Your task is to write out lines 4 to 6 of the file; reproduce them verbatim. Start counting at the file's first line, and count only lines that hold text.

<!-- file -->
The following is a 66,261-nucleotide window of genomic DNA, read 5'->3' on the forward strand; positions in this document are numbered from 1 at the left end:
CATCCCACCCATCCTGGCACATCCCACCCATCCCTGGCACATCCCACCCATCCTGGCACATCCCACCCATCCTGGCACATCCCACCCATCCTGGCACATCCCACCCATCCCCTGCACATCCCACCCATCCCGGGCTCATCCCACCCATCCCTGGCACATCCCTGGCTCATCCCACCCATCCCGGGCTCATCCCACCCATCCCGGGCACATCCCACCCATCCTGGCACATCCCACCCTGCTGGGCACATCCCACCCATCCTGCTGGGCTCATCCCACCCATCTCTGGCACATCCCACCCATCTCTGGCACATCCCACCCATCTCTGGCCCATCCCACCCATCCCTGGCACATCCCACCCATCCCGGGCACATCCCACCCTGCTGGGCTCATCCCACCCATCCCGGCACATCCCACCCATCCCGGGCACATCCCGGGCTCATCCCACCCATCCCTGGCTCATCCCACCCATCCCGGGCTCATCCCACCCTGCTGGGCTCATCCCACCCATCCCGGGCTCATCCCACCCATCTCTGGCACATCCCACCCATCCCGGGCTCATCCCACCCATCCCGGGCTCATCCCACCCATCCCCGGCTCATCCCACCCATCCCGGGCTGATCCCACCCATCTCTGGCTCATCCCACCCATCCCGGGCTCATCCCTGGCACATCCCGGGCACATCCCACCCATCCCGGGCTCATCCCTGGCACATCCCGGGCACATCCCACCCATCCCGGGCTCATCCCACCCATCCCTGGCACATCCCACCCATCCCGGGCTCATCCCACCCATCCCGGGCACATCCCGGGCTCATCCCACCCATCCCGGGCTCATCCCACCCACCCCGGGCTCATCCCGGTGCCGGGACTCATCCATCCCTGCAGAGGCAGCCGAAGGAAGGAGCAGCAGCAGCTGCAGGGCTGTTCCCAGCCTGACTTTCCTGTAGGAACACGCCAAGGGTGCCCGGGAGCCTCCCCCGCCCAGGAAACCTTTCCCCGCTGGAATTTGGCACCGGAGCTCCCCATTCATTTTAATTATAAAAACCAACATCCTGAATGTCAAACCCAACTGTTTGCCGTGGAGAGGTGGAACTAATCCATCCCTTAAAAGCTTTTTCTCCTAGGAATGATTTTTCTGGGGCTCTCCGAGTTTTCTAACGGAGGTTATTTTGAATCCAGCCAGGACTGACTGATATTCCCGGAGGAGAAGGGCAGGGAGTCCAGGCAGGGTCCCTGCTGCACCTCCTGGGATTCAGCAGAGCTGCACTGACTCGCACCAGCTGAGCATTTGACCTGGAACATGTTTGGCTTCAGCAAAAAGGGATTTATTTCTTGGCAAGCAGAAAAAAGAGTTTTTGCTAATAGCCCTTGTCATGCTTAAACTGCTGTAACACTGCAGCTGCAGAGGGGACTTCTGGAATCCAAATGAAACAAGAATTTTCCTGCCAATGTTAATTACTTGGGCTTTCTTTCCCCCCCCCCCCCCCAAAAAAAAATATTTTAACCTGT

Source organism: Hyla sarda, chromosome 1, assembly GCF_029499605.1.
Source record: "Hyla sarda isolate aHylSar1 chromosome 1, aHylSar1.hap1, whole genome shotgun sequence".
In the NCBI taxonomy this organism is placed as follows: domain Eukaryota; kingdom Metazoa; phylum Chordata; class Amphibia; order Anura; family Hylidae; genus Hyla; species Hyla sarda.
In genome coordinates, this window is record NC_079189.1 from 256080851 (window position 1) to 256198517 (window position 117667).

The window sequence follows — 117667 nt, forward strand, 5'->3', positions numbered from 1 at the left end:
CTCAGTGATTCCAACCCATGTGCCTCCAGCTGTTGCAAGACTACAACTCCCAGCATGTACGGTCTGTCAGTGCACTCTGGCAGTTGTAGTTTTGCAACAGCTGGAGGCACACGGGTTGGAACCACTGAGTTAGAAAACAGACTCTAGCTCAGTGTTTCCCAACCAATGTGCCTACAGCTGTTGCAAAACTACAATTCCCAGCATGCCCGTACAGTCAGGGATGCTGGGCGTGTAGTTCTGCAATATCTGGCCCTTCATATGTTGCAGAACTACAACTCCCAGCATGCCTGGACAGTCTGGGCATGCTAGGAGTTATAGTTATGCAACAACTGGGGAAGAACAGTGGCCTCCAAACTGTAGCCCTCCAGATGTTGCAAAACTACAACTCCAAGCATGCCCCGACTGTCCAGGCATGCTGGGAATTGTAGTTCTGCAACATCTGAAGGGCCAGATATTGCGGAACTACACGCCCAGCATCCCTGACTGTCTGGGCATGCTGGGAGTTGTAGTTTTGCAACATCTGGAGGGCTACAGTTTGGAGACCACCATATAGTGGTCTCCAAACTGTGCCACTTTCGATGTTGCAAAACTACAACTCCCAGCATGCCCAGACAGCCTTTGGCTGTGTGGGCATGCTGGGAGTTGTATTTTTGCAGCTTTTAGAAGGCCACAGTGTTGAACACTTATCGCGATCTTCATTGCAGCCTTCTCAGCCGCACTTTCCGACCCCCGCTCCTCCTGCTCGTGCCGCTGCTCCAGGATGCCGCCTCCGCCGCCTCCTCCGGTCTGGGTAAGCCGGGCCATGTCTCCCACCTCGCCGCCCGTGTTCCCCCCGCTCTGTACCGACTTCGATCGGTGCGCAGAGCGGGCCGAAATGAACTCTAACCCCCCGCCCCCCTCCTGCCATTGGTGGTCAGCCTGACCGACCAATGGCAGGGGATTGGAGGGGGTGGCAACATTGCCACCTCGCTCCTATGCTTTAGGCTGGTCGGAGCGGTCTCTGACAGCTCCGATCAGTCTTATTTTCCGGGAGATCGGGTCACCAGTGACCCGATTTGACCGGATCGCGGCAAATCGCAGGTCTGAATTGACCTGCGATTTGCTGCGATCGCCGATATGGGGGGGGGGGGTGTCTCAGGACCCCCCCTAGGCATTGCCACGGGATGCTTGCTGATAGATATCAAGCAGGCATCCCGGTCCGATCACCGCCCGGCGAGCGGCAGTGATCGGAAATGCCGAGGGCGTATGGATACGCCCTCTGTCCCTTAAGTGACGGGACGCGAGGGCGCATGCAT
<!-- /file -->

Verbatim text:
Source record: "Hyla sarda isolate aHylSar1 chromosome 1, aHylSar1.hap1, whole genome shotgun sequence".
In the NCBI taxonomy this organism is placed as follows: domain Eukaryota; kingdom Metazoa; phylum Chordata; class Amphibia; order Anura; family Hylidae; genus Hyla; species Hyla sarda.
In genome coordinates, this window is record NC_079189.1 from 256080851 (window position 1) to 256198517 (window position 117667).